Stimulus debate turns on rebates
President Bush and congressional leaders say they are ready to push ahead on plans to boost the ecnonomy, but big sticking points remain.
NEW YORK (CNNMoney.com) -- As pressure builds on Washington to juice the economy, a one-time consumer rebate has emerged as the likely centerpiece of a $150 billion stimulus program.
President Bush met with congressional leaders Tuesday afternoon to discuss options, which include extended unemployment benefits and business tax breaks.
"I believe we can find common ground to get something done ... to make sure that this uncertainty doesn't translate into more economic woes for our workers and small business people," Bush said.
After the meeting, Senate Majority Leader Harry Reid, D-Nevada, said the goal is to get a deal through Congress in three weeks.
That's about half the time other Democratic leaders were predicting it would take before the global market selloff this week and the Federal Reserve on Tuesday slashing key interest rates.
"I think the price tag is going to be bigger rather than smaller, and the timing sooner rather than later," said Greg Valliere, chief political strategist for the Stanford Group, a Washington policy research firm.
But one issue that remains a sticking point: Democrats and Republicans still disagree on who should actually get rebates.
Bush has said he wants rebates for those who pay income taxes. It's believed the administration would want to generate the funds for the rebate by eliminating the 10 percent tax bracket. That would mean taxpayers could get rebates of up to $800 if single, or $1,600 if married.
Democrats contend such an approach would mean tens of millions of households would get only a partial rebate or none at all - the liberal Center for Budget and Policy Priorities estimates as many as 65 million. That group includes those whose tax bill is so low that their rebate would be much less than $800 or $1,600, as well as low-income households with no income tax liability because of credits and other tax breaks. It would also include households that do not have to file a tax return.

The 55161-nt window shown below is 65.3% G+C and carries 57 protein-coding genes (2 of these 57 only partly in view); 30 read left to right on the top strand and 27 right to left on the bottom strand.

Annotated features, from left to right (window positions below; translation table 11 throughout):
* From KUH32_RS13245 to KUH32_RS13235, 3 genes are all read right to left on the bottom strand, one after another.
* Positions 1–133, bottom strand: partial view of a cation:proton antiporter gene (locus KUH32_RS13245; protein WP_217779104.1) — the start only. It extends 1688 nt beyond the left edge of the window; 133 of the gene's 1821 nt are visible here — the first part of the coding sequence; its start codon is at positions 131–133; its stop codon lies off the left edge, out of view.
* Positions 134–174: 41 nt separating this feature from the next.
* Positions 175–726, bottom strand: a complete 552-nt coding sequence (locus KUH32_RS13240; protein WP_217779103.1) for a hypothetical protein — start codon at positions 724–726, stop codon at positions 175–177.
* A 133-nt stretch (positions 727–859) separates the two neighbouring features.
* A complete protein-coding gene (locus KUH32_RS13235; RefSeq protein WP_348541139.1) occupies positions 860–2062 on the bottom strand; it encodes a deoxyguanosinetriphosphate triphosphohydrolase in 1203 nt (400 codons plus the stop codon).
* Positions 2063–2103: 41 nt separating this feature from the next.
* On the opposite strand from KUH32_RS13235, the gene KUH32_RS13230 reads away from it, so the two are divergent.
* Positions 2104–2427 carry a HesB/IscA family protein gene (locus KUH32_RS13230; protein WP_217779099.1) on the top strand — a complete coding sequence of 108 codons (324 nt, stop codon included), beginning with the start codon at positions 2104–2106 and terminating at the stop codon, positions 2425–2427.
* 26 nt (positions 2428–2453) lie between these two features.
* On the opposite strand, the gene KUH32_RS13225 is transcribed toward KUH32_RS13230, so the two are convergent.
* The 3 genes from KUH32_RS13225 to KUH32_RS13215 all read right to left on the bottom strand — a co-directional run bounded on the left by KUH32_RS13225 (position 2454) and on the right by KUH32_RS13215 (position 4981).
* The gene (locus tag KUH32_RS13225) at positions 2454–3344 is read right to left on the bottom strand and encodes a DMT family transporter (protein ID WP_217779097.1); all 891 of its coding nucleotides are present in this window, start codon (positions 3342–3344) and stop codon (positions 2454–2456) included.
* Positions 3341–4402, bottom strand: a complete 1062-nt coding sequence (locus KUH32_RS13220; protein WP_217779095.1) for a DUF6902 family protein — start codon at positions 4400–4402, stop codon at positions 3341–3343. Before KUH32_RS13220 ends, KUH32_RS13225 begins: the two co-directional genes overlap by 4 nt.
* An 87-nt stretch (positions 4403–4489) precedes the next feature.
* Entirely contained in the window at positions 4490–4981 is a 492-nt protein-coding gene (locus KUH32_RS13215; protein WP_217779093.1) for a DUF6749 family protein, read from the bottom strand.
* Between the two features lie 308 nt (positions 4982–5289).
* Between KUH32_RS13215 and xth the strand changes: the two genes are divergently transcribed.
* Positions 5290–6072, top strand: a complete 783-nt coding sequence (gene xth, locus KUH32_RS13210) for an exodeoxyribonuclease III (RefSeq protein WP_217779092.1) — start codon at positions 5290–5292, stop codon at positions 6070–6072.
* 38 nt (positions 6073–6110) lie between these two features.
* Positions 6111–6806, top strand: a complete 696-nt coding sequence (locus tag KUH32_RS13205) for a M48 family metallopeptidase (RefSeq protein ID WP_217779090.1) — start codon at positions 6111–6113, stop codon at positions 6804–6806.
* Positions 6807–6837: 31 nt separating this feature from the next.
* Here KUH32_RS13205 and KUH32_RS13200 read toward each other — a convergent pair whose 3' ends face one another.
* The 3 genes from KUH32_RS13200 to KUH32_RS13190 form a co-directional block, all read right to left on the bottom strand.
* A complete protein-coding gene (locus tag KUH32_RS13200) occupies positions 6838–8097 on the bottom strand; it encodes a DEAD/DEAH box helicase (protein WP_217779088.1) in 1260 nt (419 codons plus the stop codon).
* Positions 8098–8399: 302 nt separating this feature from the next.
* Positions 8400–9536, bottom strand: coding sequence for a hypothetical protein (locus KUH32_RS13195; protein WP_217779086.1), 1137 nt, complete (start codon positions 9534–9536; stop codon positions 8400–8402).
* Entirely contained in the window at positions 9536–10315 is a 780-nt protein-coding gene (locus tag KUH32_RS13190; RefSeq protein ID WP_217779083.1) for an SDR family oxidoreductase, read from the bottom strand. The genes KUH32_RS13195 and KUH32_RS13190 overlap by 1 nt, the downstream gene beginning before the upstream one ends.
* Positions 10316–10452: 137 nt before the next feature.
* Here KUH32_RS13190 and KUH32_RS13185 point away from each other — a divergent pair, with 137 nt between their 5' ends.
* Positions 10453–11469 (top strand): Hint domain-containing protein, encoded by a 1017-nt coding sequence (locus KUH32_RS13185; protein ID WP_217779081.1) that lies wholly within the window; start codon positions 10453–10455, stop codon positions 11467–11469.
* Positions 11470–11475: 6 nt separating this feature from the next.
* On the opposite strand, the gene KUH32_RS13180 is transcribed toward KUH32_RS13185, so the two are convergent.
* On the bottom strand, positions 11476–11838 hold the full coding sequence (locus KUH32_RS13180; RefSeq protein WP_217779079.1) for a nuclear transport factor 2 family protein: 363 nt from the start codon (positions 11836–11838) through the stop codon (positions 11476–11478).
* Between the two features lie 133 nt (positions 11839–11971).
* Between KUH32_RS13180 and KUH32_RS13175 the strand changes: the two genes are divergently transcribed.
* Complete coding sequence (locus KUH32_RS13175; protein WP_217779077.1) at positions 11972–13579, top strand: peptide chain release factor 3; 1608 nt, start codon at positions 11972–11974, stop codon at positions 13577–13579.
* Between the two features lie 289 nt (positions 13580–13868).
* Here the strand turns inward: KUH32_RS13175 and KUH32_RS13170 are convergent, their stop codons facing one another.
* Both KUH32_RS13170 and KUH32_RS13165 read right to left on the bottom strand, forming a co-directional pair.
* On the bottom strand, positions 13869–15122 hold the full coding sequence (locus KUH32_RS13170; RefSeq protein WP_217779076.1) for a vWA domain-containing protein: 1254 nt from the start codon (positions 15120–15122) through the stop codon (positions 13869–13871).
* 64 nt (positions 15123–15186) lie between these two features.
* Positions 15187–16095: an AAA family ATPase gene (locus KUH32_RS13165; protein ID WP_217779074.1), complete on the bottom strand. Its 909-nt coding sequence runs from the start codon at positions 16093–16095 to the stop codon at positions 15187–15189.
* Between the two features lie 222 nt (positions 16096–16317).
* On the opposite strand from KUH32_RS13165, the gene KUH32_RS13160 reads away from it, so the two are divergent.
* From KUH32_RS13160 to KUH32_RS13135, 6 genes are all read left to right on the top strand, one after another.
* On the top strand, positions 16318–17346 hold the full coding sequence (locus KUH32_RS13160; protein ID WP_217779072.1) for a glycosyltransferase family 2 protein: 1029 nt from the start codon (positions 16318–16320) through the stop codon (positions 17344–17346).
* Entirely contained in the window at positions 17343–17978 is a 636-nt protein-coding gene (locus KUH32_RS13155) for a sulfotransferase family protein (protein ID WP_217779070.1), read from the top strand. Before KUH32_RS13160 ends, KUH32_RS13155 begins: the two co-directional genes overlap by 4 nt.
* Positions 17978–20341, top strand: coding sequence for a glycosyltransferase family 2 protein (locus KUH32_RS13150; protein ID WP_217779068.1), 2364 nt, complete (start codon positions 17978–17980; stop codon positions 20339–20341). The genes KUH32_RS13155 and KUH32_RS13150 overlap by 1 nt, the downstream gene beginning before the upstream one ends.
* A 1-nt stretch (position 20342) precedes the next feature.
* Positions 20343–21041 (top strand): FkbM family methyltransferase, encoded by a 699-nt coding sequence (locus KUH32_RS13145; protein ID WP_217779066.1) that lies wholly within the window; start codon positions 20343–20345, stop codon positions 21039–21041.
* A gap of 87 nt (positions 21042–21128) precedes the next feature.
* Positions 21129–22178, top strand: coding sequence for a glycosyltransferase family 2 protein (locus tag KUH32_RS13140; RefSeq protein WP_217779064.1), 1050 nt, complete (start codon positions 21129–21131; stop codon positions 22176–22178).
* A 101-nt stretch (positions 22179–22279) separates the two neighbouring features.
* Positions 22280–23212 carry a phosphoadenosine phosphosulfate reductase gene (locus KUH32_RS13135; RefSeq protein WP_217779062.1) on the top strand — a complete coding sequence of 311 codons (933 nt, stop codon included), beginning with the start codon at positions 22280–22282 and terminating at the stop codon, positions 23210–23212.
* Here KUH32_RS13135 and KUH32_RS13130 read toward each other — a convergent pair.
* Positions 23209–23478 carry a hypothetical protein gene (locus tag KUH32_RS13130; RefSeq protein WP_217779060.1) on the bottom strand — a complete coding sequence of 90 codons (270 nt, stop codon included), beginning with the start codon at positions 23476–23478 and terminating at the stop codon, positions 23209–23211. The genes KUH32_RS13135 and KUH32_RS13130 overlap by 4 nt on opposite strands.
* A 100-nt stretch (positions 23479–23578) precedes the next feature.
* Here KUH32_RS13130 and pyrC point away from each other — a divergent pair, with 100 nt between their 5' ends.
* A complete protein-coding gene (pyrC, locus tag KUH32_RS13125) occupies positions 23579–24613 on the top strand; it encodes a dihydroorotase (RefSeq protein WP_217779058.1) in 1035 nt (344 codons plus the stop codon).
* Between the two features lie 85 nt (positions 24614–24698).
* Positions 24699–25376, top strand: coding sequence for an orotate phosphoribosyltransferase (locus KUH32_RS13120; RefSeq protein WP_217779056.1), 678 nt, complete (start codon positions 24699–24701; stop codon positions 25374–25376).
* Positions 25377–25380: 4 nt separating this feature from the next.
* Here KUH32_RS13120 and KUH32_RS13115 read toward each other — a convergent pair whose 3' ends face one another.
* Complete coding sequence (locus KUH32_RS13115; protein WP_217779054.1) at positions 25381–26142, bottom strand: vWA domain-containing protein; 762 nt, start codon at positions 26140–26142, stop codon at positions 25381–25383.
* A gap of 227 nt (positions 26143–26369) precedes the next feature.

At the very least, Democrats say, every worker who pays Social Security taxes should get a rebate. The payroll tax - 6.2 percent of a worker's wages - is what's taken out of paychecks to fund Social Security, no matter a worker's annual income. The same family that may owe no income tax nevertheless has, in most cases, paid 6.2 percent of its income into Social Security.
Proponents of the rebate-for-all assert that more of lower- and middle-income households should be included in any rebate plan because they are more likely to spend a bigger chunk of their rebate than are higher-income households.
They point to two studies of the 2001 income tax rebate. Those studies found that low-income households and households that had maxed out their credit or had few liquid assets spent more of their rebates than anyone else.
The 2001 rebate, which was based on the 10 percent income tax bracket, excluded the tens of millions of households that Democrats and various economists would like to include in this go-round.
Congressional Budget Office Director Peter Orszag, testifying before the Senate Finance Committee on Tuesday, said the 2001 experience suggests that expanding the pool of lower-income households who get the rebate this time would lead to an "appreciable" economic boost.
"For any given pot of money, the more you target the lower-income, credit-constrained households, the bigger the bang for your buck," Orszag said.
One of the 2001 studies found that consumers spent two-thirds of their rebates within six months, boosting aggregate consumption by nearly 3 percent in the third quarter of 2001 and more than 2 percent in the fourth quarter.
But that finding also signals that even if this year's rebate goes only to those who pay income tax - roughly 60 percent of all tax filers - it has as good a chance of stimulating the economy as did the 2001 rebate.
Of course, as with any attempts by Washington to juice the economy, there are no guarantees that rebates or other measures will be successful.
"We are told that in order to stimulate the economy, all the government has to do is put money into the hands of consumers and they will spend us back into prosperity," said Sen. Charles Grassley, R-Iowa. "The problem is that the only way the government can put money in someone's hands is either [through] higher taxes or more borrowing."
Orszag noted, however, that if a fiscal stimulus package is designed well and targeted to people most likely to spend it quickly, every dollar spent on stimulus could generate a dollar in gross domestic product.